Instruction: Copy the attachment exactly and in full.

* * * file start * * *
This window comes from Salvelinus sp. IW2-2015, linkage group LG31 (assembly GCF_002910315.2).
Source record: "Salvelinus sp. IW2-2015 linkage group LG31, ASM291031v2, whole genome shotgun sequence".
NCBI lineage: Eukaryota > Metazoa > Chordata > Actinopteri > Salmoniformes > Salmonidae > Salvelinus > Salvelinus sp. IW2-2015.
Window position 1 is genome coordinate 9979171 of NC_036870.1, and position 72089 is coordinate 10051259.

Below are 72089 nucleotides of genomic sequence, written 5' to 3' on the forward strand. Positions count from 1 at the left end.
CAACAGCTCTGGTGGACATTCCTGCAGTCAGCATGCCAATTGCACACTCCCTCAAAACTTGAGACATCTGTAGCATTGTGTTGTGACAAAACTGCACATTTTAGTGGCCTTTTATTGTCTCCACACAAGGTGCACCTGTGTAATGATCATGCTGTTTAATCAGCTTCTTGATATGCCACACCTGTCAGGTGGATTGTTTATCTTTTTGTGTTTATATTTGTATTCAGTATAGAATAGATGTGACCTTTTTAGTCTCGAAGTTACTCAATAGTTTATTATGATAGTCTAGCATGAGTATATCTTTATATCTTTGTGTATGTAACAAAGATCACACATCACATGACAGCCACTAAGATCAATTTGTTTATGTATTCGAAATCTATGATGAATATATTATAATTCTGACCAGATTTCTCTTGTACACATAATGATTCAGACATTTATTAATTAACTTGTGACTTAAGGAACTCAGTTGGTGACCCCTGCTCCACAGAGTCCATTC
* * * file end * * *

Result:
This window comes from Salvelinus sp. IW2-2015, linkage group LG31 (assembly GCF_002910315.2).
Source record: "Salvelinus sp. IW2-2015 linkage group LG31, ASM291031v2, whole genome shotgun sequence".
NCBI lineage: Eukaryota > Metazoa > Chordata > Actinopteri > Salmoniformes > Salmonidae > Salvelinus > Salvelinus sp. IW2-2015.
Window position 1 is genome coordinate 9979171 of NC_036870.1, and position 72089 is coordinate 10051259.

Below are 72089 nucleotides of genomic sequence, written 5' to 3' on the forward strand. Positions count from 1 at the left end.
CAACAGCTCTGGTGGACATTCCTGCAGTCAGCATGCCAATTGCACACTCCCTCAAAACTTGAGACATCTGTAGCATTGTGTTGTGACAAAACTGCACATTTTAGTGGCCTTTTATTGTCTCCACACAAGGTGCACCTGTGTAATGATCATGCTGTTTAATCAGCTTCTTGATATGCCACACCTGTCAGGTGGATTGTTTATCTTTTTGTGTTTATATTTGTATTCAGTATAGAATAGATGTGACCTTTTTAGTCTCGAAGTTACTCAATAGTTTATTATGATAGTCTAGCATGAGTATATCTTTATATCTTTGTGTATGTAACAAAGATCACACATCACATGACAGCCACTAAGATCAATTTGTTTATGTATTCGAAATCTATGATGAATATATTATAATTCTGACCAGATTTCTCTTGTACACATAATGATTCAGACATTTATTAATTAACTTGTGACTTAAGGAACTCAGTTGGTGACCCCTGCTCCACAGAGTCCATTC